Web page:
Jiang has col­lected more than 30,000 wood­blocks, about one tenth of which date back to the Ming Dy­nasty (AD 1368-1644), which means he may have the largest wood­block collection of any in­di­vid­ual in China.

Be­tween 2009 and 2012 a fe­wof his prints were on dis­play in a branch of the Na­tional Li­brary in Wen­jin Street, Bei­jing, the only one of its kind in the cap­i­tal.

“In a sense, wood­blocks are pro­gen­i­tors of the book,” says Jiang, who is also renowned

ac­cred­ited master of in China as a book de­signer. “All my works

en­graved block print­ing are as­so­ci­ated with books.”

In late 2014 when the No­bel Mu­seum in St kh l i it d hi t d i b kf “It was the first time I had re­ally seen what those wood­blocks were. It seemed like an im­pos­si­ble mis­sion for me to make one, but I wanted to try.”

He de­cided to stay as an in­tern, and af­ter a year’s in­tern­ship in the print­ing house he be­came a stu­dent of Chen Yishi, one of the few peo­ple who holds state ac­cred­i­ta­tion as a master of the en­graved block print­ing tech­nique.

Chen has a fam­ily tra­di­tion of en­graved print­ing. His grand­fa­ther was a wood­block printer in the late Qing Dy­nasty (1644-1911), and opened a fam­ily work­shop in the town of Hangji in Jiangsu, once a book print­ing cen­ter.

How­ever, dur­ing World War II many wood­block print­ing work­shops closed, in­clud­ing Chen’s, and later, dur­ing the “cul­tural rev­o­lu­tion” (1966-76), a call for tra­di­tions to be swept away all but put paid to the an­cient craft.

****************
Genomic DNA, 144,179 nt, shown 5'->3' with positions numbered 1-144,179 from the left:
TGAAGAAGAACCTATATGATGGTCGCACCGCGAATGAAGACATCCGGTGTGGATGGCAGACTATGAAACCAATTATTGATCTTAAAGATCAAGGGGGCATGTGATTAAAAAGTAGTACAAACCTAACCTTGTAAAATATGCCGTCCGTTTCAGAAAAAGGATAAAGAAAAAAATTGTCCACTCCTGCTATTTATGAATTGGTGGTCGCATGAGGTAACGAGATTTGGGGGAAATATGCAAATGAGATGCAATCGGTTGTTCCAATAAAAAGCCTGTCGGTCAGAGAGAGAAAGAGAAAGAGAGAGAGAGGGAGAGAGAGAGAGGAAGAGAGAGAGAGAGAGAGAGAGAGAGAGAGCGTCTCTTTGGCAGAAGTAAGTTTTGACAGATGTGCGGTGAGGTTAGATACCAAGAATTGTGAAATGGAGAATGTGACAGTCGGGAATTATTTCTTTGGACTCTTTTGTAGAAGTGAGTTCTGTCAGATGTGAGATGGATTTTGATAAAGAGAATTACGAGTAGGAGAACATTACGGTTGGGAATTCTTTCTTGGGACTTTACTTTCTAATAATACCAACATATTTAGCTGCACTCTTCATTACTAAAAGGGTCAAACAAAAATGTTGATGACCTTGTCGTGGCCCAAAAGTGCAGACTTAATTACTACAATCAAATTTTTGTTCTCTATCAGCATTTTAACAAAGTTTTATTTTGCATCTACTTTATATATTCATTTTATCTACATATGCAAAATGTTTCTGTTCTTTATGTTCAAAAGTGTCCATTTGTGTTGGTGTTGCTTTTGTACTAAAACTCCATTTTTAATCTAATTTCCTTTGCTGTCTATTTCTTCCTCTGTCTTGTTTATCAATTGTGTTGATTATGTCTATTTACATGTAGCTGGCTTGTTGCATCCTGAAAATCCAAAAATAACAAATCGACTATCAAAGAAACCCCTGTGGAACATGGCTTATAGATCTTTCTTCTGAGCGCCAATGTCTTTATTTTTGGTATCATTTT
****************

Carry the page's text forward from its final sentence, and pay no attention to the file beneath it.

Chen says his fa­thers words “We must pass on the craft” made a great im­pres­sion on him, so he went back to the trade in the 1980s, and since re­tir­ing from Guan­gling An­cient Books Print­ing House in 2007 he has con­tin­ued to train ap­pren­tices.

“Over the years I have had about 100 stu­dents, but only about a quar­ter of them are still do­ing this work. It doesn’t pay well, and there are not enough com­mis­sions, so they work on and off for some time and even­tu­ally do some­thing else.”

But Chen says that since the tech­nique was in­cluded in UNESCO’s hu­man in­tan­gi­ble cul­tural her­itage rep­re­sen­ta­tive list in 2009, things have im­proved. Seven stu­dents study with him, some sent by pub­lish­ers such as Guan­gling An­cient Books Print­ing House, and some, like Zhao, com­ing in­de­pen­dently.

“I aim to teach them ev­ery­thing I know,” Chen says. “Only about 20 peo­ple in Yangzhou have mas­tered this skill, so if I don’t teach them I am afraid the skill may be lost.”

Chen Yishi,

Over the years I had about 100 stu­dents, but only about a quar­ter of them are still dong this work. It doesn’t pay well, and there are not enough com­mis­sions.”

PHOTOS BY FONG YONGBIN / CHINA DAILY

Above: Wood­block carver scrapes off parts of the block with var­i­ous cut­ting tools. Left: Note­books de­signed by Mo­fan book­store. Right: Book printed with wood­block.

Left: JIang Xun with his de­sign of Mo Yan’s book Gale. Right: a view of Mo­fan book­store.